Pity the Unhappy Historian!
The historian who busies himself with motor-racing history is largely dependent on contemporary race reports in the motoring journals. Thus he is open to be hopelessly confused by the fallibility of reporters, or rendered hopelessly inaccurate if he gleans information from one source only. To illustrate the pitfalls that await him, let us consider how the recent Italian Grand Prix will appear to the scribe of, say, 1977. Because Britain gained her greatest Grand Prix victory of all time in this race and Vanwall won the first British Continental Grande Epreuve since Segrave and the Sunbeam came home first at Tours 34 years ago, great interest centres about what took place at Monza, and will do so as long as motoring history is written. Let us, then, see what different contemporary reports have to say about some leading aspects of this great race (see table below) :—
Perhaps sufficient evidence has been provided to fill you with sympathy for future writers of motor-racing history? There were plenty of other discrepancies amongst the motor scribes at Monza! One paper retired Godia instead of Piotti, later to award him ninth place, one report says a chunk of rubber came out of Brooks’ tyre, another that this happened to Lewis-Evans, while some reports put the Italian cars on nitro-benzine fuel, others put it into the tanks of the Vanwalls, and only one reporter said the Ferraris were using nitro-methane. Some journals referred to axle changes in practice for the Vanwalls, others ignored this, and no one told us whether they were raised or lowered if they were altered at all. One journalist became excited about the deflector shield on the top of the V12 Maserati engine, forgetting it was in use at Rouen, and lots of editors used “Vanwall Hat Trick” for headlines, overlooking the fact that this would have been true had Vanwall won at Nurburg but wasn’t so after Monza. And, by 1977, no one will ever know how Harry S(c)hell spelt his name! I repeat, pity the unhappy historian in years to come! — W. B.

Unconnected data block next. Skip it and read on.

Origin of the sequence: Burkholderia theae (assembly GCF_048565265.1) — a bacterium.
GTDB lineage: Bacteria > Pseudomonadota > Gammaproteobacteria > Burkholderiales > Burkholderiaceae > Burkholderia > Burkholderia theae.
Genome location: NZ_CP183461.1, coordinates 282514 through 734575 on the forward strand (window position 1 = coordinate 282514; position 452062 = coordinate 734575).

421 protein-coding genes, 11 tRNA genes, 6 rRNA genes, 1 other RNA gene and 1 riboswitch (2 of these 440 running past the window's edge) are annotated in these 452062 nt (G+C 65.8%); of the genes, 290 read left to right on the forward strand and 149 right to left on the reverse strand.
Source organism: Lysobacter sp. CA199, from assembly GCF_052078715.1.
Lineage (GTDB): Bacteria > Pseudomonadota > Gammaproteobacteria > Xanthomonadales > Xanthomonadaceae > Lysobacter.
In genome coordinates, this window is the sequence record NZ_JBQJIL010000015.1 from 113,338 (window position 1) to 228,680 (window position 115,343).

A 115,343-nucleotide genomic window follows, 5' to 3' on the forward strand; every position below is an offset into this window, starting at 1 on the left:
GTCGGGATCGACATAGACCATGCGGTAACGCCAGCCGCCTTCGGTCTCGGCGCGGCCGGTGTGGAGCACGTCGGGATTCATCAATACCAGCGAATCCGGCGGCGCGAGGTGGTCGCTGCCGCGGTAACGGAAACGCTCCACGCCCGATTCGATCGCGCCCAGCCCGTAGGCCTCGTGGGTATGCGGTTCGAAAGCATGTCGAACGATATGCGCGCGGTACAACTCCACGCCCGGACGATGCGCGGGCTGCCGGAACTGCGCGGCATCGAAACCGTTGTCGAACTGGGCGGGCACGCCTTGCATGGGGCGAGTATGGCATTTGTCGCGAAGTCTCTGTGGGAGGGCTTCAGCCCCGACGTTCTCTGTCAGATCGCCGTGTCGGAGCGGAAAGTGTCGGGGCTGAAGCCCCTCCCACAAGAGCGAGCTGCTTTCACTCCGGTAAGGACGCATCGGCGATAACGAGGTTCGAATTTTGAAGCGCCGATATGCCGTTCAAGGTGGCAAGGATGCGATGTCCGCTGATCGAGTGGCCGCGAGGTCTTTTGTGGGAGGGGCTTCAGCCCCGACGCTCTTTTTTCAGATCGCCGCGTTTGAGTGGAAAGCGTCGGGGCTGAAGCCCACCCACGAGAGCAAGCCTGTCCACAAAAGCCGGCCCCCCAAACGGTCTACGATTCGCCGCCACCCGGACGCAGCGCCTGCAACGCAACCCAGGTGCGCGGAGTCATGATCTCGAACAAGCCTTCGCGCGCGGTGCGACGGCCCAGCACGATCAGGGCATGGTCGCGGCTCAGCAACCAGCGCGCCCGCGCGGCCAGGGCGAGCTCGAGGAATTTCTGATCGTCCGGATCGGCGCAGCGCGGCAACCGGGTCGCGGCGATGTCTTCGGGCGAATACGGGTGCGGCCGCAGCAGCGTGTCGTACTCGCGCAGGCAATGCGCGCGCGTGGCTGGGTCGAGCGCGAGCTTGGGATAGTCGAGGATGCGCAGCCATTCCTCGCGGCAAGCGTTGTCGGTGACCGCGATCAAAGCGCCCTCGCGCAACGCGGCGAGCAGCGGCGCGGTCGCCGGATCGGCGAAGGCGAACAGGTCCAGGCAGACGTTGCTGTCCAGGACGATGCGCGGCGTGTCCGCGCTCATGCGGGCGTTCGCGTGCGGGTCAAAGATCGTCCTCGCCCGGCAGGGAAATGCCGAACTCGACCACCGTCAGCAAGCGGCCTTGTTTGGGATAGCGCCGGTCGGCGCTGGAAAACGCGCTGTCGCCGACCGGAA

In the Australian Mobilgas Economy Trial the first six places were taken by Volkswagens.
At the Plaistow Repair Depot of the British Volkswagen concern a modern paintshop has just been added, in which complete VWs can be expeditiously spray-painted.
Apart from the revised appearance of the saloon VW, the Karman-Ghia coupe, already one of the most handsome production cars on the road, is to be slightly altered in respect of the roof-line and the appearance of the tail.